Note:  This Sunday, December 8, the Adult Forum will feature Stephen Ackert, Director of Music at the National Gallery of Art, on the Music of Yearning and Longing through the Ages.  

If you feel like there is a lot of darkness that needs dispelling this time of year, please consider attending the Adult Forum on December 15 at 9:15 a.m., or the Blue Christmas service on December 19 at 7:30 p.m. 

[i] Matthew chapter 2
[ii] Verse from the Hymnal 1982, song 247, found online via, last accessed on Dec 7, 2013.
[iii] Matthew 2:13
[iv] Verse from the Hymnal 1982, song 247, found online via, last accessed on Dec 7, 2013.
[v] The full text of the verse from Jeremiah 31:15 reads, “Thus saith the LORD; A voice was heard in Ramah, lamentation, and bitter weeping; Rahel weeping for her children refused to be comforted for her children, because they were not.”  Matthew 2:17-18 restates this verse as proof that the prophecy was fulfilled, and calls the weeping  mother Rachel. 
[vi] Verse from the Hymnal 1982, song 247, found online via, last accessed on Dec 7, 2013.
[vii] Ibid.

Friday, December 6, 2013

Nelson Mandela and Advent

In preparation for playing the movie role of Nelson Mandela, Idris Elba spent a night in the prison on Robben Island where Mandela spent eighteen of his twenty-seven years of imprisonment for his fight against apartheid in South Africa.  As luck would have it, I began this day reading of this actor’s terror on the first day of filming as he felt the daunting challenge of portraying this living saint.  As this day ends, I join people all over the globe both mourning and celebrating the life of this liberator and reconciler who allowed that prison to become the crucible for his transformation and thus the transformation of his nation.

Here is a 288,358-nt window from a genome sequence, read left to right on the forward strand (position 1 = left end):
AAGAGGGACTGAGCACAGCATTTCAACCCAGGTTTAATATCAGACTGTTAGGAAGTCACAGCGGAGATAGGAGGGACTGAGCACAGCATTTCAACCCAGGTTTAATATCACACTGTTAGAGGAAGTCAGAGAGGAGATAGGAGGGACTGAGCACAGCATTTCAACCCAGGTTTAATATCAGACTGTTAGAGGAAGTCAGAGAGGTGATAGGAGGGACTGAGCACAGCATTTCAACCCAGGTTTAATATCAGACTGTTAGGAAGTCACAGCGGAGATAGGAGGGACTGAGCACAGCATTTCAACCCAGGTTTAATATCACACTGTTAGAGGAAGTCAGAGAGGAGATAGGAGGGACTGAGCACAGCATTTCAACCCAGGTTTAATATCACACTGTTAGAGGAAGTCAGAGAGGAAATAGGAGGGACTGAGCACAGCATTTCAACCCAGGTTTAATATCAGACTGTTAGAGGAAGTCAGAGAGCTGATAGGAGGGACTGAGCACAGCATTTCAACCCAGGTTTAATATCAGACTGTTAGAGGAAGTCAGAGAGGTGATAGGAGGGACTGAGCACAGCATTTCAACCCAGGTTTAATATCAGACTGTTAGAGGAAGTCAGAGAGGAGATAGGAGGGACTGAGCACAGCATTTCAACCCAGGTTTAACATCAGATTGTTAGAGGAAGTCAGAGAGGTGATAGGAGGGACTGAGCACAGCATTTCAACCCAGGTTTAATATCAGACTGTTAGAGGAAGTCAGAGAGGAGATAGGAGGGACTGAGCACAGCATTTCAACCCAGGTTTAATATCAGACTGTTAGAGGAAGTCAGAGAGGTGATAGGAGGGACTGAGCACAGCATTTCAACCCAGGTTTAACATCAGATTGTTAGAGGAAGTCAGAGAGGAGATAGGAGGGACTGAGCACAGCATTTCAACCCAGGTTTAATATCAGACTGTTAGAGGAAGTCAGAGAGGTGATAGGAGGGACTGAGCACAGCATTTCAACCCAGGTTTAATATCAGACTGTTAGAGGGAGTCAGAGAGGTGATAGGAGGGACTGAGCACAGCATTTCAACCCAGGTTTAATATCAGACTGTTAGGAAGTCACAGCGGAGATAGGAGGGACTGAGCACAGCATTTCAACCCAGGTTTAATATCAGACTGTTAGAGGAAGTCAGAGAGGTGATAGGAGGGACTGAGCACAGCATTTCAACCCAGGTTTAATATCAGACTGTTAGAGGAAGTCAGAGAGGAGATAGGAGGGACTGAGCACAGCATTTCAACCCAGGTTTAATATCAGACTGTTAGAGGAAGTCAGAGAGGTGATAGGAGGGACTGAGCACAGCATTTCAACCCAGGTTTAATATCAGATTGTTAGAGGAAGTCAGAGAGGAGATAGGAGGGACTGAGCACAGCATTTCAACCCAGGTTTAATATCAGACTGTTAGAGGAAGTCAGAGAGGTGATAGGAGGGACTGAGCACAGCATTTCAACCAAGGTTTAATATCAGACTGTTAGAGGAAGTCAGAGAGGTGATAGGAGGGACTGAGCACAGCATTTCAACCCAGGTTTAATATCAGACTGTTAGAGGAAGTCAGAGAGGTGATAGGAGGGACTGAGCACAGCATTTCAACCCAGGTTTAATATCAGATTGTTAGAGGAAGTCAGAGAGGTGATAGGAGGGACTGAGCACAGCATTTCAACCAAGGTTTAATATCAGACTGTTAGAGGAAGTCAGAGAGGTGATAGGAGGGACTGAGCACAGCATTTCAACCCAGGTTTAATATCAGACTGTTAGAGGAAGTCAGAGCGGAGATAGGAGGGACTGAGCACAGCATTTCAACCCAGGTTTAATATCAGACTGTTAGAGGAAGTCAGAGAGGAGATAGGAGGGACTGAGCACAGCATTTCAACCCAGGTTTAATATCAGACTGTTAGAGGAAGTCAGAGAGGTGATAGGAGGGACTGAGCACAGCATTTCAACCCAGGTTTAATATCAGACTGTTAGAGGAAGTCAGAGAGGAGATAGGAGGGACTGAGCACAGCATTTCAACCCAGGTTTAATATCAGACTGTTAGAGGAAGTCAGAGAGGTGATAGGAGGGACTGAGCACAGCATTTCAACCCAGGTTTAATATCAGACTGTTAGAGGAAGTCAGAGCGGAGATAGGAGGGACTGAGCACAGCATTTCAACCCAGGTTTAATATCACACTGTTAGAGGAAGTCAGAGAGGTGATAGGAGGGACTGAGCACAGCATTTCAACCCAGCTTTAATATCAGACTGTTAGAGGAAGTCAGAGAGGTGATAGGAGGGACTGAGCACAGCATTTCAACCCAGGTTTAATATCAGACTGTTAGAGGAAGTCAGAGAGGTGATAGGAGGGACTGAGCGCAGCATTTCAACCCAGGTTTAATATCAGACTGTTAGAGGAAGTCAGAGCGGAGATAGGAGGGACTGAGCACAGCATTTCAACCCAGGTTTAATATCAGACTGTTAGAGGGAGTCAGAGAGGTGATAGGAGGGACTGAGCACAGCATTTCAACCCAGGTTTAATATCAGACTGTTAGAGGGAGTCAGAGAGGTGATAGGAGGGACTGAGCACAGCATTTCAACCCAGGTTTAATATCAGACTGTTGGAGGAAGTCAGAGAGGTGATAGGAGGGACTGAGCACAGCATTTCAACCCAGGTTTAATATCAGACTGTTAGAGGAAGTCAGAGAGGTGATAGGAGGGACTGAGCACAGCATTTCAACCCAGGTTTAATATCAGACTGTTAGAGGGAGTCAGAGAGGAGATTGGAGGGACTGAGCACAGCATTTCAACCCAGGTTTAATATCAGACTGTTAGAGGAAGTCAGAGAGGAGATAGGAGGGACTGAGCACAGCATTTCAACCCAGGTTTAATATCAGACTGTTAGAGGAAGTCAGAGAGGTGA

In this season of Advent, prison is both a powerful reality and symbol.  Some of the most profound Advent meditations I know were written by Dietrich Bonhoeffer and Alfred Delp, both imprisoned in Nazi Germany but still looking in hope toward the coming of Christ.  As we seek redemption for a broken world, we are confined in prison waiting for release.  The prison door can only be opened from the outside.  So we wait for the day of peace for which we yearn, knowing that only the power of God can change this world that holds us captive.  Yet we also know that God does this work through human beings who allow themselves to be used at times of crisis. 

Rarely are we blessed to see such a revolution—both spiritual and political—as that led by Nelson Mandela.  The transformation of a society began when one man turned his prison cell into a monastery where he wrestled with the bitterness of oppression and found a way to forgive and thus lead his nation to peace and reconciliation.  This night a grateful world gives thanks for a glimpse of what we await—the reign of peace and justice where people of all tribes and nations can live in harmony with God and one another. 

The Rev. Linda Wofford Hawkins 
December 5, 2013